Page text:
Former house-building tycoons Michael and John Taggart owe Ulster Bank a £5 million personal guarantee, a High Court judge ruled on Friday.
Mr Justice Burgess held the brothers liable as he rejected their multi-million pound counter-writ for alleged negligence which they said led to the collapse of their property empire.
He described Michael Taggart’s evidence in the case as being “flawed, inconsistent and implausible”.
Finding no deceit on the part of any bank official, the judge dismissed claims that the brothers were kept in the dark about credit concerns.
He said: “It remains a mystery to the court as to why two highly-intelligent businessmen with seemingly considerable wealth, when faced with what in the scheme of their affairs were relatively modest financial demands to put right the covenants they entered into with the banks, did not take any steps to do so.”
Once a huge operation on either side of the Irish border, with further interests in Britain, Europe and the United States, the firm was hurt by the 2007 property market crash.
Within a year it had gone into administration.
The Co Derry brothers sued Ulster Bank for alleged improper conduct which they contended had contributed to the fall of the Taggart Group.
Michael and John Taggart insisted they could have sold off assets if they had been warned of unease within the bank about the company’s finances.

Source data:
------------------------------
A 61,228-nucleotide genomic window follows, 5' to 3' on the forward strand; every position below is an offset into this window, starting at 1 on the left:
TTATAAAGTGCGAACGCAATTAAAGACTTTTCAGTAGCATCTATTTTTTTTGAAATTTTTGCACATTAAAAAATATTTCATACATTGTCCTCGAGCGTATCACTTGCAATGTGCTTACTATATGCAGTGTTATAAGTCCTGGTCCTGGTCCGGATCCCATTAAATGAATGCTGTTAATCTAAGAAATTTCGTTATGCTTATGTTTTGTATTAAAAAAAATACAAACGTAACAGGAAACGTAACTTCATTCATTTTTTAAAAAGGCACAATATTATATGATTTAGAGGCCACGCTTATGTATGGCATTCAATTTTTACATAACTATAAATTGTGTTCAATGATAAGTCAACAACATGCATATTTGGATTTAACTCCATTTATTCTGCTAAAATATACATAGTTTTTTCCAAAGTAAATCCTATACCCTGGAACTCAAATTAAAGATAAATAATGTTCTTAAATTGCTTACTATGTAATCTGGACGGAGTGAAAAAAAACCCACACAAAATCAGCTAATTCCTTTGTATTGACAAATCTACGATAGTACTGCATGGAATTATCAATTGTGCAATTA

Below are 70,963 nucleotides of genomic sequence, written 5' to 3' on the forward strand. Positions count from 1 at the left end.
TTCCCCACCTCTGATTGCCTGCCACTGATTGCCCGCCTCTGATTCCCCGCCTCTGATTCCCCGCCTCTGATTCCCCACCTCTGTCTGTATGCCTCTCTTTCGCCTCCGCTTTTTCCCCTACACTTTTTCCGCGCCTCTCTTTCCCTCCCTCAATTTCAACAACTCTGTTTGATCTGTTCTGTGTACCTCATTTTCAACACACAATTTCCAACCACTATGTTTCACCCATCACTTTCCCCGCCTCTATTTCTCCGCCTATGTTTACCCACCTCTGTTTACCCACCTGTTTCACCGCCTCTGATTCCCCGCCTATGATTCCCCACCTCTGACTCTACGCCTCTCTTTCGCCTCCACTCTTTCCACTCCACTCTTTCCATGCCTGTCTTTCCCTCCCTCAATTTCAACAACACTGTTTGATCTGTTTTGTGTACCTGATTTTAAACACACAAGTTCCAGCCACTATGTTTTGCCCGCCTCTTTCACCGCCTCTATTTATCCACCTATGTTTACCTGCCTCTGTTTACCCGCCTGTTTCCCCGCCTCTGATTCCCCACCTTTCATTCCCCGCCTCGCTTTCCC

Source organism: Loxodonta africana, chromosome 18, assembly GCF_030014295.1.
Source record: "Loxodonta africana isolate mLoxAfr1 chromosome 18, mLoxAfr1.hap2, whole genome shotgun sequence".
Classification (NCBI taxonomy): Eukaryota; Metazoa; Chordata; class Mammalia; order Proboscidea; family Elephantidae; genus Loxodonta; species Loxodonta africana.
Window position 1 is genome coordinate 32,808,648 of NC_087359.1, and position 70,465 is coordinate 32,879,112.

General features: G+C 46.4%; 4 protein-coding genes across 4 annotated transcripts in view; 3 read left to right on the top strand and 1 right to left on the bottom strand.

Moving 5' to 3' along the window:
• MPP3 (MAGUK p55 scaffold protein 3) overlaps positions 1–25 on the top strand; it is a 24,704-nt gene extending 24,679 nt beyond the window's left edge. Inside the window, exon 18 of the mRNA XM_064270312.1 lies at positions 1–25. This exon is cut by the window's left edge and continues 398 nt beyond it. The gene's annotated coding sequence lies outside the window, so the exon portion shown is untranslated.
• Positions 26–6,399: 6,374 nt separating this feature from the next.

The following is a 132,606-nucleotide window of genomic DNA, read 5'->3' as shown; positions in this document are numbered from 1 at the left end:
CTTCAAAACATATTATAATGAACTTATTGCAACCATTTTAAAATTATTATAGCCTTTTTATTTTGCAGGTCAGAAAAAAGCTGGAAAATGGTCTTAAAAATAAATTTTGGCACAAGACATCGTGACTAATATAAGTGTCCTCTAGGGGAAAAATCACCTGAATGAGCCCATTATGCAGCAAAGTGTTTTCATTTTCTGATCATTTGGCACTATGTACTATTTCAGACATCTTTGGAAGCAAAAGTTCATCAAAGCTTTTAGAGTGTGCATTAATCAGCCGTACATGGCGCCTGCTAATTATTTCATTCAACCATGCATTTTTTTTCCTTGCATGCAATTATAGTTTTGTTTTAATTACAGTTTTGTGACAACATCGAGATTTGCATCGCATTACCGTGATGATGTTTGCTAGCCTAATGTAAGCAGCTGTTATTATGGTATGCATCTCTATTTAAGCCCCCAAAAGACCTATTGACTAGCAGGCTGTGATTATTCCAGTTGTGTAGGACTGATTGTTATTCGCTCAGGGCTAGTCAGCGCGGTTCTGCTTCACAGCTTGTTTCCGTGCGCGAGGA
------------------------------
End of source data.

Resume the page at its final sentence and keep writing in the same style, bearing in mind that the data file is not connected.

Ulster Bank issued counter-proceedings for 4.3m euros and £5m which it contended that the brothers owed in personal guarantees over land purchases in Kinsealy, north Co Dublin, in 2006, and in Northern Ireland a year later.
Assertions that the latter guarantee may have been unnecessary were rejected by the judge, who said the amount is “fully owed” by the brothers.
Michael Taggart, who spent three weeks in the witness box, described his career path in the construction industry from purchasing a plot for one house to winning an entrepreneur of the year’ award.
In mid-2007 Taggart Group had assets in the region of £600m, compared with debts of around £245m, the court heard.
But counsel for Ulster Bank argued that the firm was warned more than 20 times in four months that its banking facilities were “bouncing into excess”.
Delivering a 145-page judgment, Mr Justice Burgess said any concerns had not arisen “out of the blue” in June 2007.
The judge described Michael Taggart as the dominant figure in the company, determined and ambitious - and with an intimate knowledge of the state of its business at all times.
He said it gave him no pleasure to categorise his evidence as “at times falling short of the truth, either by way of omission or more directly”.
Mr Justice Burgess continued: “It (the court) recognises the undoubted trauma and distress that the descent from great success to virtual ruin must have had on him and his family.
“The events occurred during a time of a febrile market in land and property - which with the benefit of hindsight was unsustainable, and I venture to suggest should have triggered alarm bells for anyone with any professional insight.”
Michael Taggart always seemed to lay the blame at the door of others, according to the judge.
In Mr Justice Burgess’ view the property boss needed a scapegoat - centring his accusations on senior Ulster Bank official Gary Barr.
Finding no evidence to back claims of deceitfulness, the judge instead said Mr Barr “went the extra mile” to help the Group through cash crises of its own making. He rejected the Taggarts’ claims about being kept in the dark.